From 21 September 2017 until 28 January 2018, The Haags Historisch Museum, Den Haag, will be hosting an exhibiton on two black servants at the court in The Hague. Enslaved as boys and presented to Stadholder William V as gifts in the 1760s, these two black men, Cupido and Sideron, continued working as well-paid servants at the court in The Hague. While exhibitions of this kind usually omit references to non-European servants, this exhibition centres specifically on servants of African descent in order to draw attention to an aspect of Dutch history that is little known.
Miss Jenny the cheeta was one among a collection of animals that were brought to England in 1764. In collaboration with the British Library, the Library of Birmingham is hosting the exhibiton Connecting Stories: Our British Asian Heritage, exploring the transcultural interconnections between Britain and India, Pakistan and Bangladesh from 1600 to the present day. In a family-friendly exhibition, both children and adults can learn more about Miss Jenny the cheetah and other links between British and Asian cultures.
Fòcas India provides emerging photographers from India and Scotland with a professional platform for international exchange, exhibition and training, giving them the opportunity to explore concepts such as place, identity and culture. The creative output of this collaborative work will be inaugurated with an exhibition on 31 August at Trongate 103 with Street Level Photoworks (Glasgow) and will continue to tour through Scotland and India.
31 March to 18 June 2017 Cromhouthuis, Amsterdam
The Cromhouthuis is currently hosting an exhibition of the paintings and illustrations of the naturalist and artist Maria Sibylla Merian. In her research as a naturalist, Merian examined caterpillars, butterflies, and other insects in their natural environment (f.e. in Surinam), and, as a result, produced works that did not just make a contribution to science, but also to art.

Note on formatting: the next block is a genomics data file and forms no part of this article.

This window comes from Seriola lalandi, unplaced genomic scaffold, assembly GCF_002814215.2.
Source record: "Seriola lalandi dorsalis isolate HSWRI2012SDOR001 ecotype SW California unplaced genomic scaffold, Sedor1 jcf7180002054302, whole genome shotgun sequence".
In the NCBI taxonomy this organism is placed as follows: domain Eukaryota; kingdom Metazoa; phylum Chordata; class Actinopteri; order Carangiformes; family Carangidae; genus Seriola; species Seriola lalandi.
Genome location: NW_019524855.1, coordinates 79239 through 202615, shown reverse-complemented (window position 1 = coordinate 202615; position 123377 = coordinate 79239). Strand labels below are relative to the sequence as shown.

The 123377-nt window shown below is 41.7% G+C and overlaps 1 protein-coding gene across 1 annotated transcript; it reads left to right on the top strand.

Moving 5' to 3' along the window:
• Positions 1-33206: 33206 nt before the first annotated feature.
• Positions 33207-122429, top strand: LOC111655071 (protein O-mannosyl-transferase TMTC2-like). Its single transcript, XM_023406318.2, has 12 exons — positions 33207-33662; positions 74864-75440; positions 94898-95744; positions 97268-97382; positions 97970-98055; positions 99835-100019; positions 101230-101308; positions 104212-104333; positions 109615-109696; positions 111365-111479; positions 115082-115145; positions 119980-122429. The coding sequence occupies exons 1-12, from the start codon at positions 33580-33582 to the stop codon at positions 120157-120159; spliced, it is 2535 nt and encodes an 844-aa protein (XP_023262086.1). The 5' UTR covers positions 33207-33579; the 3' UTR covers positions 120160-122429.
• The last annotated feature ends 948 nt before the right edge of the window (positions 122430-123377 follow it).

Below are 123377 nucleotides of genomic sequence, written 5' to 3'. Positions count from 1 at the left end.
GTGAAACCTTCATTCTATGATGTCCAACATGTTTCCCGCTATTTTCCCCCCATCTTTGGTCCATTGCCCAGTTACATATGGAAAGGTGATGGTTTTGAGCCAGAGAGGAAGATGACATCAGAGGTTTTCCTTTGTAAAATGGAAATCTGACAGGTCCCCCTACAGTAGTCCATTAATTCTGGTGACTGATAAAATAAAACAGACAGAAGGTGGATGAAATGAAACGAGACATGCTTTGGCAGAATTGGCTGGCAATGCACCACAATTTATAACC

14 October 2016 to 14 May 2017
Deutsches Historisches Museum
Inspired by the ideas of sociologist and social activist Dr. Bindeshwar Pathak, the museum aims at: educating students about the historical trends in the development of toilets, about the design, raw materials, and technologies adopted in the past and those in use in the contemporary world; and at helping policy makers and sanitation experts understanding the efforts made by their predecessors in this field throughout the world and solving present problems in the sanitation sector.
The museum showcases the development of the toilet system of the last five thousand years: from the third millennium B.C. to the end of the 20th century.
The museum can be found at:
Sulabh Bhawan, Palam Dabri Marg, Mahavir Enclave, Palam, New Delhi, DL 110045
For more informations click here.